Anyway, the other main problem with the movie, as a movie and not just as a nostalgia piece, is that it never seems to gain any momentum or direction. Marshall’s ongoing war of wits with Grumpy the T-Rex kind of hints at the sort of absurdist humor that might have worked well with a better movie, but just never goes anywhere substantial here. Sometimes Grumpy is a super-intelligent dinosaur, sometimes he’s a dumb beast acting out aggression because of stomach pains. Ferrell and McBride show promise every time they’re allowed to just take a situation and make up their own dialogue, but the movie keeps forcing them (and us) back into contrived plot situations working under the mistaken assumption that anyone really gives a crap about the plot. Basically they want it both ways: We’re supposed to laugh at the antics of the two lead actors playing off the cheap nostalgia pieces, but we’re also supposed to somehow buy into "Enik the Altrusian" and his horde of guys in lizard costumes as a serious threat to the universe. Really? Can’t we just have given Ferrell and McBride the basic story beats and let them make up the rest as they went along?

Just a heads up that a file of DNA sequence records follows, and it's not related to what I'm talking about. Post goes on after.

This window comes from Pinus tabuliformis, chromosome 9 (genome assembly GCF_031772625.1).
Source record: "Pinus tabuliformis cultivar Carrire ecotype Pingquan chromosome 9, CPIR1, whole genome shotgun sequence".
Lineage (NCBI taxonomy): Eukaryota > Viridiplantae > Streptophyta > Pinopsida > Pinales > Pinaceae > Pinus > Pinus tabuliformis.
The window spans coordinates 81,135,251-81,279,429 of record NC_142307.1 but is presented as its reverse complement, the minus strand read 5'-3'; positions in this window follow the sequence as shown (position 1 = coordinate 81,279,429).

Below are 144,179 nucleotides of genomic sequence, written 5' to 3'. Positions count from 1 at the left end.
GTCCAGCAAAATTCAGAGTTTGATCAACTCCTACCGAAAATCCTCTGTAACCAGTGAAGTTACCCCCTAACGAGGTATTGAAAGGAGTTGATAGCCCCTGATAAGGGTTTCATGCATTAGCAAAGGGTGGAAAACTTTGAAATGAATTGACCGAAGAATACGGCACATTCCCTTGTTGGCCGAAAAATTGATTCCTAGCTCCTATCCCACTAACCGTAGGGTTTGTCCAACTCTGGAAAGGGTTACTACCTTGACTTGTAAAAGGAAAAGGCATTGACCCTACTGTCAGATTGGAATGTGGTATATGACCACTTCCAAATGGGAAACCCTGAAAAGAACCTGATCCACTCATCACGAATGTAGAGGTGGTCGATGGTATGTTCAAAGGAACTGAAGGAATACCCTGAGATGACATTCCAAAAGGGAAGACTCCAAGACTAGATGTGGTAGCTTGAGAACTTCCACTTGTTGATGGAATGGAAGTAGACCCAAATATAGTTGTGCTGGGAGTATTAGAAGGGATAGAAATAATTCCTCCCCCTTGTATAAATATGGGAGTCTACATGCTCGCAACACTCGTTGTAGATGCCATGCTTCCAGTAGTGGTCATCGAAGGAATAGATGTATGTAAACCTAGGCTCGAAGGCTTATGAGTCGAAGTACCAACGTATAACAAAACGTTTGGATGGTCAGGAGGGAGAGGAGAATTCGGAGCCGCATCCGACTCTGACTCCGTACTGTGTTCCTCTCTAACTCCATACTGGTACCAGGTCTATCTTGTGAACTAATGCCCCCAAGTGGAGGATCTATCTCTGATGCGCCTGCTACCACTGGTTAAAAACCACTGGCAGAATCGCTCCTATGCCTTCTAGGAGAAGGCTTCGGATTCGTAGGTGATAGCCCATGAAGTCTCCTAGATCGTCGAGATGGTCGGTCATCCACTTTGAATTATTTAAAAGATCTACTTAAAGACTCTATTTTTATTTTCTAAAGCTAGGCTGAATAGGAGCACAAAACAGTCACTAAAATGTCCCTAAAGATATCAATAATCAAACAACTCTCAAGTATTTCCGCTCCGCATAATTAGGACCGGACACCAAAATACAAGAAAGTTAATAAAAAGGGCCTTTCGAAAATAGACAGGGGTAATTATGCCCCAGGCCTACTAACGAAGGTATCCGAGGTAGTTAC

Did I laugh? A few times, yeah. The mosquito gag is pretty funny, Marshall’s battles with Grumpy hold some comic potential, and Matt Lauer steals the movie. But when Matt Lauer is the funniest thing in the movie, you’ve done something horribly wrong. There’s a pair of 10 minute sketches with Danny McBride, one featuring a "behind the scenes" look at the life of a big actor and the other a fake tour of the shop in the movie, which are both funnier than anything in the entire movie. In fact, Will Ferrell being a jerk to McBride in the makeup trailer and the director deciding to digitally replace him rather than spend another week working with him is HILARIOUS. They should have done a movie about those two making this piece of crap. It would have been much funnier. I think the saddest thing is the commentary from director Brad Silberling, as he seems to be genuinely a fan of the original show and also under the strange impression that he has made a good and worthwhile piece of cinema. I’m all for taking pride in your work, but he’s discussing his "extended director’s cut" that will apparently be released soon (in the same alternate universe as the movie takes place in, I’d guess) and everything we can look forward to therein. I’m thinking that particular DVD ends up in the Land of the Lost, too.
Trivia note: In Jay and Silent Bob Strike Back, Will Ferrell played a character named Marshall Willenholly as Kevin Smith’s little tribute to the original show. They should have left it at that.
This is another similar case as Land of the Lost. There’s a lot of funny ideas and a lot of talented people, but it just doesn’t add up to anything worthwhile. OK, let’s be more specific here, there’s a lot of funny ideas in the TRAILER and once you’ve seen that, you’ve pretty much got all the big laughs of the movie nailed down. The concept is funny, the actors are funny and the director/writer is funny, so what went wrong here?